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Dieting Eating Disorders History

Why Women? Theories of Anorexia Nervosa

Cases of eating disorders have risen dramatically over the last decade. Between 1.25 and 3.4 million people in the UK are affected by an eating disorder.1 The majority of these are women.

This gender bias is especially true of anorexia nervosa, which is one of the most common psychiatric disorders amongst young women.

The Diagnostic and Statistical Manual of Mental Disorders (DSMV) informs that ‘[m]ore than 90% of Anorexia Nervosa occurs in females.’2 There are also more women diagnosed with bulimia nervosa, the National Eating Disorders Association reporting that 80% of sufferers are female.3

More than 90% of anorexia nervosa occurs in females

While men do suffer from eating disorders, there are significantly fewer reported cases. For more details on this, please click here.

Cases of anorexia amongst males are also believed to have different causes, and are differently expressed to those experienced by the female population. This concept is supported by theorists such as Joan Jacobs Brumberg who writes that men with anorexia ‘exhibit a greater degree of psychopathology, tend to be massively obese before becoming emaciated, and have a poorer treatment prognosis.’4

Historically, anorexia has presented more commonly in women. The reasons for this can be discovered by exploring the origins of this type of eating disorder.

There is evidence of abnormal food-related behaviours throughout the ages: from the fasting female saints of Medieval Europe to the hunger striking Suffragettes.

It was not until the end of the 1800s, however, that anorexia was formally diagnosed simultaneously in England and France. While the French Earnest Lasèque named the condition anorexie hystérique, the term anorexia nervosa was coined by English physician William Gull.

Dr Gull claimed that anorexia resulted from a perversion of the ego

Gull’s description of extreme self-starvation first appeared in a medical journal in 1874.5 He claimed that anorexia resulted from a ‘perversion of the “ego”, and credited his patients’ refusal to eat to psychological affliction. 

Modern medical conceptions of anorexia continue to draw on this work. While the current edition of the DSMV now distinguishes two sub-types of anorexia: binge-eating/purging type; and restricting type which does not involve binging or purging, these behaviours are still attributed to a pathological cause.6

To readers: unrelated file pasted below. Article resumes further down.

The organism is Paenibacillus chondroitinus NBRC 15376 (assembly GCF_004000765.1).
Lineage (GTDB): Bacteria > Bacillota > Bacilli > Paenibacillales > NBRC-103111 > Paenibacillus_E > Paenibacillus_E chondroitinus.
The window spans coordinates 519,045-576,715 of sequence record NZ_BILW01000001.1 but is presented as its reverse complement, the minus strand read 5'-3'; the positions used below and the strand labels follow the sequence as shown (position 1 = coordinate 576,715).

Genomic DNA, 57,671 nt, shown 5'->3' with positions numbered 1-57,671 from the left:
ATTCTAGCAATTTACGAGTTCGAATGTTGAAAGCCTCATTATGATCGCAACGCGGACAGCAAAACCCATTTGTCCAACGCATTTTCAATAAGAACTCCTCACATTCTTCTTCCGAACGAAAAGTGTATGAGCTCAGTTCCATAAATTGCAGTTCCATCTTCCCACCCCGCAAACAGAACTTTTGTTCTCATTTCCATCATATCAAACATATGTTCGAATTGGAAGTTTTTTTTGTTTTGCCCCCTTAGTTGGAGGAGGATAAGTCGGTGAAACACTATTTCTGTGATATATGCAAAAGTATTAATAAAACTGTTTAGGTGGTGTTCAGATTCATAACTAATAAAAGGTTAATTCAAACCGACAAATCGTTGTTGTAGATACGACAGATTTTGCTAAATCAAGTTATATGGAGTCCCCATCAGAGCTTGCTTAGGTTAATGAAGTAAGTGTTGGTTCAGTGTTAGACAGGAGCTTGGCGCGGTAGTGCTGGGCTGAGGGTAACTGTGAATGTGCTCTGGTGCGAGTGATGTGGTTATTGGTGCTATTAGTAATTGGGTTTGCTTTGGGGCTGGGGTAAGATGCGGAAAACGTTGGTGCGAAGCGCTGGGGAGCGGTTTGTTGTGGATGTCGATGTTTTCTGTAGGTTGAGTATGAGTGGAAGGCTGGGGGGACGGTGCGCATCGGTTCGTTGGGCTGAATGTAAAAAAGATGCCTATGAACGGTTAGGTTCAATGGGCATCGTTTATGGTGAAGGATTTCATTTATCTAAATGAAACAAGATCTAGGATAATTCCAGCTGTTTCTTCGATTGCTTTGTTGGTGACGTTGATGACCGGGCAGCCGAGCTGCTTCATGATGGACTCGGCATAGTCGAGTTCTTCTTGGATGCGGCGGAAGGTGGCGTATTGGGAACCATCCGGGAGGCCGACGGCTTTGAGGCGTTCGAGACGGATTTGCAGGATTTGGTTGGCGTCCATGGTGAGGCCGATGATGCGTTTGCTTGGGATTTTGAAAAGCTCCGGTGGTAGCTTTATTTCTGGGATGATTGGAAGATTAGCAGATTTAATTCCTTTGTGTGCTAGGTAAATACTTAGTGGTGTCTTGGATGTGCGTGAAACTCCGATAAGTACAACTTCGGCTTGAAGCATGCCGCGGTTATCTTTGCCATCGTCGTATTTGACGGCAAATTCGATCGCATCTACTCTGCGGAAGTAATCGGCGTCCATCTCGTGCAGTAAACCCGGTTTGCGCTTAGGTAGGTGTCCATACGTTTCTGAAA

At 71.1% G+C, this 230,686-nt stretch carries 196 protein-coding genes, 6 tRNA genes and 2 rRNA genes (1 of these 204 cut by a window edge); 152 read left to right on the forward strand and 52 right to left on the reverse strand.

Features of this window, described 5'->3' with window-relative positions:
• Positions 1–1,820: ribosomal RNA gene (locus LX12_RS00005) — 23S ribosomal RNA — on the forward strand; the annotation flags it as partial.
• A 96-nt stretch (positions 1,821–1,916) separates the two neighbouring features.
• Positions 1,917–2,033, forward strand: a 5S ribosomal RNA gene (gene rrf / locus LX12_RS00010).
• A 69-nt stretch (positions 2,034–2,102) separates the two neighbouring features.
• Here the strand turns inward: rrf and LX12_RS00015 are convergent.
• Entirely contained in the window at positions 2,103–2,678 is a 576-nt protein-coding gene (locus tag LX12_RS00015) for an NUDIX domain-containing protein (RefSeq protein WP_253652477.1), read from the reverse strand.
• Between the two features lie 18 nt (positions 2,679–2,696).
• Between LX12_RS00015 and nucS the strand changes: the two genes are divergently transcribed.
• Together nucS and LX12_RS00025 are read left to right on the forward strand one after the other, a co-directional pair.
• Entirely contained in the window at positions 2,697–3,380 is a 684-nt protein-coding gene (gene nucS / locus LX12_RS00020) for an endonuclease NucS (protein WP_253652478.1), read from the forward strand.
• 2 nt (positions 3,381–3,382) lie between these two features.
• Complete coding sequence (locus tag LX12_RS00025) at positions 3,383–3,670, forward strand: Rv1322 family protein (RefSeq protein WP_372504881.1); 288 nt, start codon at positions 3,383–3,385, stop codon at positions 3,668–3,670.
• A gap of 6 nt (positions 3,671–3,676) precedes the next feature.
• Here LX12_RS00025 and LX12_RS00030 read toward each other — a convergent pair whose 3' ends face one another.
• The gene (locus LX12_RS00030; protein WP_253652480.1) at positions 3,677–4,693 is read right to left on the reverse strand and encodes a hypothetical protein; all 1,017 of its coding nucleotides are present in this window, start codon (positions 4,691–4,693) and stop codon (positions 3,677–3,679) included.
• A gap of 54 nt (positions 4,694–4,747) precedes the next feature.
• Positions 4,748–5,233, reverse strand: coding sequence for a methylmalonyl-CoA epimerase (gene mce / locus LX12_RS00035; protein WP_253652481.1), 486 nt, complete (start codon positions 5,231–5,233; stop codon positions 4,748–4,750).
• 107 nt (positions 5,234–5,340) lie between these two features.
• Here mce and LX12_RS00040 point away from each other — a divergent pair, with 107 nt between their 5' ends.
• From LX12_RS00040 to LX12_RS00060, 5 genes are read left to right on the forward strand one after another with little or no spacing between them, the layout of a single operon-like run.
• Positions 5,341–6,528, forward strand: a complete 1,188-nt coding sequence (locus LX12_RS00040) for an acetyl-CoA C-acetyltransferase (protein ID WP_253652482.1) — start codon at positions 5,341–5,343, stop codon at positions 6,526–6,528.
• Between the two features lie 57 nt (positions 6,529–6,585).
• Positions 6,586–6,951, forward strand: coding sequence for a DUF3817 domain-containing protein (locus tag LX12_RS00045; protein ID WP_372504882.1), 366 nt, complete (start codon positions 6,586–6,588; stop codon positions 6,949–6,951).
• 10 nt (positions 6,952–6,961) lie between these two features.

According the modern diagnostic criteria for anorexia, there must be evidence of:

  1. ‘energy restriction leading to significantly low body weight’7
  2. ‘fear of weight gain or behaviour interfering with weight gain’8
  3. ‘disturbance in self-perceived weight or shape’9

In addition, the individual must refuse ‘to maintain, or to reach, 85% of the expected body weight for someone of that age and height.’10

The severity of the condition is based on Body Mass Index (BMI). For an adult, a normal BMI score ranges from 18.5-24.9.11 Mild cases of anorexia are classified as having a BMI score of more than 17, while at the other end of the spectrum, extreme cases have a score of less than 15.12

The term anorexia is misleading, however. This is because the Latin word anorexia literally translates as ‘lack of appetite’; or, in the case of anorexia nervosa, ‘loss of appetite owing to nervous causes’.

Women diagnosed with anorexia, however, are not necessarily lacking in appetite. On the contrary, most individuals who engage in self-starvation experience incessant hunger and are constantly preoccupied with food; resulting in a desperate battle to suppress these urges.

Women diagnosed with anorexia are not necessarily lacking in appetite

Even though they were initially identified as predominantly medical conditions, eating disorders have subsequently been viewed using a variety of non-pathological discourses.

In their attempts to ascertain a cause, theorists have developed several concepts of eating disorders including:

  • psychosexual
  • familial
  • sociocultural

PSYCHOSEXUAL THEORY

At the end of the nineteenth century, a new diagnosis of anorexia emerged that used psychoanalytic technique.

Equating lack of appetite with loss of sexual desire, the psychosexual model was propounded by the founder of psychoanalysis, Sigmund Freud. He conceived the idea that food refusal derived from a desire to maintain the body in a state of pre-sexual adolescence.

In 1895, Freud wrote that anorexia was ‘“a melancholia where sexuality is undeveloped.”’13 His theory relating loss of appetite to disturbed sexual development was reiterated in his report of 1918, where he states ‘“[i]t is well known that there is a neurosis in girls…which expresses aversion to sexuality by means of anorexia.”’14